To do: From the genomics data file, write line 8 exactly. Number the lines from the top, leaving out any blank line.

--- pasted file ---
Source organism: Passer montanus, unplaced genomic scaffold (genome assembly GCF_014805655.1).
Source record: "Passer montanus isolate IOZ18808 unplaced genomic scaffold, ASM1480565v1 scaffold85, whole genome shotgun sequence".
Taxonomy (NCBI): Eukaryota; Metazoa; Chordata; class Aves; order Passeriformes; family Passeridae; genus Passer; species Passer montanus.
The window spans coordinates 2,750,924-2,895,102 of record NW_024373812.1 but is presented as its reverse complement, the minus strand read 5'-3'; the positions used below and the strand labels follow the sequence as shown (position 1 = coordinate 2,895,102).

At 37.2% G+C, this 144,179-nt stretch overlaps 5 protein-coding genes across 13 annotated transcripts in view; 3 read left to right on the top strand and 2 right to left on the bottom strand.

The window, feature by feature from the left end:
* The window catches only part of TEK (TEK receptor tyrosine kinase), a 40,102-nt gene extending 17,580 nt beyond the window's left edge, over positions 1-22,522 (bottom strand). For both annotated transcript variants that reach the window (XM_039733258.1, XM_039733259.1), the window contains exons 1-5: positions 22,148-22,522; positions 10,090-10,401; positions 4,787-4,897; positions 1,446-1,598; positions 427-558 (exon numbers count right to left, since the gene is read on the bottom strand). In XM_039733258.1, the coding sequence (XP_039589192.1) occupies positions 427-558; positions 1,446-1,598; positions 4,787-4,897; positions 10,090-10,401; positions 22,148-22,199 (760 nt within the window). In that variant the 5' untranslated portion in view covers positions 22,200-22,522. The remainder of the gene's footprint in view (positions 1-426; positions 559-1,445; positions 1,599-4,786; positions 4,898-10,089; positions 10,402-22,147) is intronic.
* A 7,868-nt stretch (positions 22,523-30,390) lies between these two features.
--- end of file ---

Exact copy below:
* A 7,868-nt stretch (positions 22,523-30,390) lies between these two features.